Baisic required security to keep your Asterisk safe from script kiddies and other idiots.

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Asterisk and VOIPBL - Because They'll Break The Door Down

Verson 1.02 - 10-SEP-2022

The Sad State Of Things

If you thought it was hard running an SSH server in the open....then a SIP server is worse. Never in my life have I seen so any attacks on one service attempted in my life. I'm talking DDOS level of attacks. So called "security distros" like Kali are nothing more than hacking tools in disguse. 99% of my attacks are coming from tools in Kali that take no expierence to use. So you'll start spending more time locking your server down than you did making it work.


It's standard practice that if you're going to give someone extension 1234...that their sip login is 1234. This is both stupid and unnecessary. Out of all the attempted attacks I've seen...only TWO were trying to exploit a name-based account. You do not need to give your users the same auth ID as their extension. They do not to be <####>@hosname. You should NEVER have a SIP login be number based anymore. NEVER NEVER NEVER should use names or a unique ID that's not based on a dictionary word. So sip:1234@hostname should instead be sip:username@hostname - Then you set extension 1234 to dial PJSIP/username.

This is no longer an Asterisk Power User Move. It should be your default behavior.

Setting up VoIPBL/fail2ban/iptables For Asterisk is a blacklist service provided by ScopServ International. It provides a list of known bad actor IPs as well as a system for allowing users to submit violators. It may not the be the only service that does was however the most numerous result when looking for VOIP blacklists.

apt install fail2ban

You should already have fail2ban installed; but if you don't, you'll need it.

The blacklist that runs the iptables entries is updated every 4 hours by cron. The script they provided isn't right. So we'll do it this way:

sudo crontab -e

Put this line in it:

0 */4 * * * /usr/local/bin/

Close the editor. This will call the script every 4 hours. (Or should. I'll verify this is proper cron later).

Now we need to create the shell script it calls; /usr/local/bin/


# Check if chain exists and create one if required
if [ `iptables -S | grep -c "BLACKLIST-INPUT"` -lt 1 ]; then
  /sbin/iptables -N BLACKLIST-INPUT
  /sbin/iptables -I INPUT 1 -j BLACKLIST-INPUT
# Empty the chain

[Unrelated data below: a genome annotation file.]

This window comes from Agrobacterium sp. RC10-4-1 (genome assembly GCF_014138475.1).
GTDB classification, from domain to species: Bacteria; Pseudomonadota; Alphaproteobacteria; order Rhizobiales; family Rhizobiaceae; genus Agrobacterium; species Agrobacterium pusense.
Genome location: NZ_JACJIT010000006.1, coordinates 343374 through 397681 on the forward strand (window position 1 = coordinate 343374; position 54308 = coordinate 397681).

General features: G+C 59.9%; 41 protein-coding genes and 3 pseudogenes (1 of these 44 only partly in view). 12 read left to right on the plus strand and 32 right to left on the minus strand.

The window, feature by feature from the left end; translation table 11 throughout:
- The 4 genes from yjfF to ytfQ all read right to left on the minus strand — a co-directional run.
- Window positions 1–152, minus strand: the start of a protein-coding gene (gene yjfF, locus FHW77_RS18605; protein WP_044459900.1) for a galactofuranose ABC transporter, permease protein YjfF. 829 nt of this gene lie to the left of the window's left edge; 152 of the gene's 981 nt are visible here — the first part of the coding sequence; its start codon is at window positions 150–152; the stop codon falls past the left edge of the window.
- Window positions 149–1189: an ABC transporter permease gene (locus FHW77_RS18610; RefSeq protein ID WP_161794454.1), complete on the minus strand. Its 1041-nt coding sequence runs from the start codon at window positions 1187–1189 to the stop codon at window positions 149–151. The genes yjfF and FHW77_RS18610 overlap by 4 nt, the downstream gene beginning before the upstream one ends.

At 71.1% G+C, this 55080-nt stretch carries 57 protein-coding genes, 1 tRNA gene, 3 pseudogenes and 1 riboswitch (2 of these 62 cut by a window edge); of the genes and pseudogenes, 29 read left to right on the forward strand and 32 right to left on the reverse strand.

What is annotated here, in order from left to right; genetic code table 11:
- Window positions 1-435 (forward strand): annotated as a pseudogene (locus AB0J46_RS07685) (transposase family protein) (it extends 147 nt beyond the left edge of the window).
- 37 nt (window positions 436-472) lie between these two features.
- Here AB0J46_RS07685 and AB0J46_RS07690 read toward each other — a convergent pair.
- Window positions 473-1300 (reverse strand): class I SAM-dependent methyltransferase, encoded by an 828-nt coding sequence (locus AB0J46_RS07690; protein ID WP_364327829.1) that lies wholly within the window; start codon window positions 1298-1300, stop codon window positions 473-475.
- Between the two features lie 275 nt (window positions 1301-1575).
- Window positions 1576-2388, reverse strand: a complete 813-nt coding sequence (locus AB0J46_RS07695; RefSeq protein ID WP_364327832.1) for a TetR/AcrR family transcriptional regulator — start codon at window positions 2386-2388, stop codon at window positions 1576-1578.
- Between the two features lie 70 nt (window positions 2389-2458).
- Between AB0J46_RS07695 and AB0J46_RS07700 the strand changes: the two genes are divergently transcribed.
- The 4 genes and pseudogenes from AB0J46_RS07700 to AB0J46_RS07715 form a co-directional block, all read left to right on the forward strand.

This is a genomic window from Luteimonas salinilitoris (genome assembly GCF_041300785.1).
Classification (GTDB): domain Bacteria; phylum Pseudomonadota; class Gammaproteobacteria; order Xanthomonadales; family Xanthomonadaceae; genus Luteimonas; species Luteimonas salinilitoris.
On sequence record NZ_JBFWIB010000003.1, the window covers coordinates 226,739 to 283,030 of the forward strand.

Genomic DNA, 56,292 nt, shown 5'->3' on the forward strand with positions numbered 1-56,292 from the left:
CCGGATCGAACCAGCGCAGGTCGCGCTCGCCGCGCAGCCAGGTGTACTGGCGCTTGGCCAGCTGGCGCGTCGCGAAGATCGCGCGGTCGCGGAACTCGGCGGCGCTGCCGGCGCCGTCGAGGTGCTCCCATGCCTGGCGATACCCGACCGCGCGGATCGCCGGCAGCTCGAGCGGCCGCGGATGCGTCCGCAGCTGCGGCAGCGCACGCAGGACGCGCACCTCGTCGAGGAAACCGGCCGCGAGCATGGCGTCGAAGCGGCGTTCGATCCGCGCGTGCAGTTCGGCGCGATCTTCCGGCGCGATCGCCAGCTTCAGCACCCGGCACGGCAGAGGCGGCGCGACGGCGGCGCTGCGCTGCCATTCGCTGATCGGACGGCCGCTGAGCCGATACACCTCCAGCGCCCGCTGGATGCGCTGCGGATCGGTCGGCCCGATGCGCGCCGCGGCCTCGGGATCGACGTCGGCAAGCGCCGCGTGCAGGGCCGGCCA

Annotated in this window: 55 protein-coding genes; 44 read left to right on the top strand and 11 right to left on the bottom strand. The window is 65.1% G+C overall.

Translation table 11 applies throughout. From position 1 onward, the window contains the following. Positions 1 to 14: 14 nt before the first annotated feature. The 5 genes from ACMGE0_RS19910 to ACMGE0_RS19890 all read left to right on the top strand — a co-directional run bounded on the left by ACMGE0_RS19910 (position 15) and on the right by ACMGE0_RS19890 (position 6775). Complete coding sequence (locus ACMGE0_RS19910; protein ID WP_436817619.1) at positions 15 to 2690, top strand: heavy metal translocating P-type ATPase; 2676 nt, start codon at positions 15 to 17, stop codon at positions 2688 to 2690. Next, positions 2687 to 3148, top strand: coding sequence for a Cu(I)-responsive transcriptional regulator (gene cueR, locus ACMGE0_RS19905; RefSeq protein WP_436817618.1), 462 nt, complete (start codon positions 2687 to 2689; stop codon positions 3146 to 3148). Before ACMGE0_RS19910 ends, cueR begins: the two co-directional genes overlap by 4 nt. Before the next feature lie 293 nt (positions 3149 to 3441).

/sbin/iptables -F BLACKLIST-INPUT
wget -qO - |\
  awk '{print "if [ ! -z \""$1"\" -a \""$1"\" !=  \"#\" ]; then /sbin/iptables -A BLACKLIST-INPUT -s \""$1"\" -j DROP;fi;"}' | sh

I will tell you this...this script takes a while to run. I thought it was failing but I brought up a process list while it was running and verified it was in fact adding ips to iptables. This just takes a while...about 10 to 15 minutes. Running it in background means you'll probably never see it.

Now to configure fail2ban. The original instructions said to modify jail.conf...but we don't do that anymore.



enabled  = true
filter   = asterisk
action   = iptables-allports[name=ASTERISK, protocol=all]
logpath  = /var/log/asterisk/messages
maxretry = 5
bantime  = 259200

Is that an excessive bantime? No. If it was up to me it'd be permanent. 9 times out of 10 once an IP is exploited for this either never leaves the hands of script kiddies or winds up being unusable because it's blacklisted everywhere. I've literally blocked entire countries.

We now need to create the voipbl action /etc/fail2ban/action.d/voipbl.conf is where we're heading next:

# Description: Configuration for Fail2Ban


actionban   = <getcmd> "<url>/ban/?serial=<serial>&ip=<ip>&count=<failures>"
actionunban = <getcmd> "<url>/unban/?serial=<serial>&ip=<ip>&count=<failures>"


getcmd = wget --no-verbose --tries=3 --waitretry=10 --connect-timeout=10 \
              --read-timeout=60 --retry-connrefused --output-document=- \

url =

Okay. Now we need to make sure Asterisk logging actually outputs security messages. As of 20.04; fail2ban comes with the proper filter for Asterisk:



dateformat=%F %T


console = verbose,notice,warning,error

messages = security,notice,warning,error
;full = verbose,notice,warning,error,debug
;security = security

The main things you need to do is make sure you put dateformat=%F %T under General and make sure the messages options include security.

Okay....configuration is done. Make everything active.

  • In Asterisk: module reload logger
  • sudo systemctl restart fail2ban
  • sudo bash /usr/local/bin/

Originally I thought this took much, much longer to run than it actually needs to. I finally realized part of the reason is the script was running iptables -L to check for the filter. THAT TAKES FOREVER. You know what doesn't take forever? iptables -S So now the entire thing updates in less than 2 minutes.

This is about the baseline level of security I recommend. It's probably far from perfect, I'm not a cybersecurity expert. It does however prevent the nonstop attempts on the server and does seem to catch the one that come through. In the last 24 hours I've seen TWO attempts; and both were done within 90 seconds.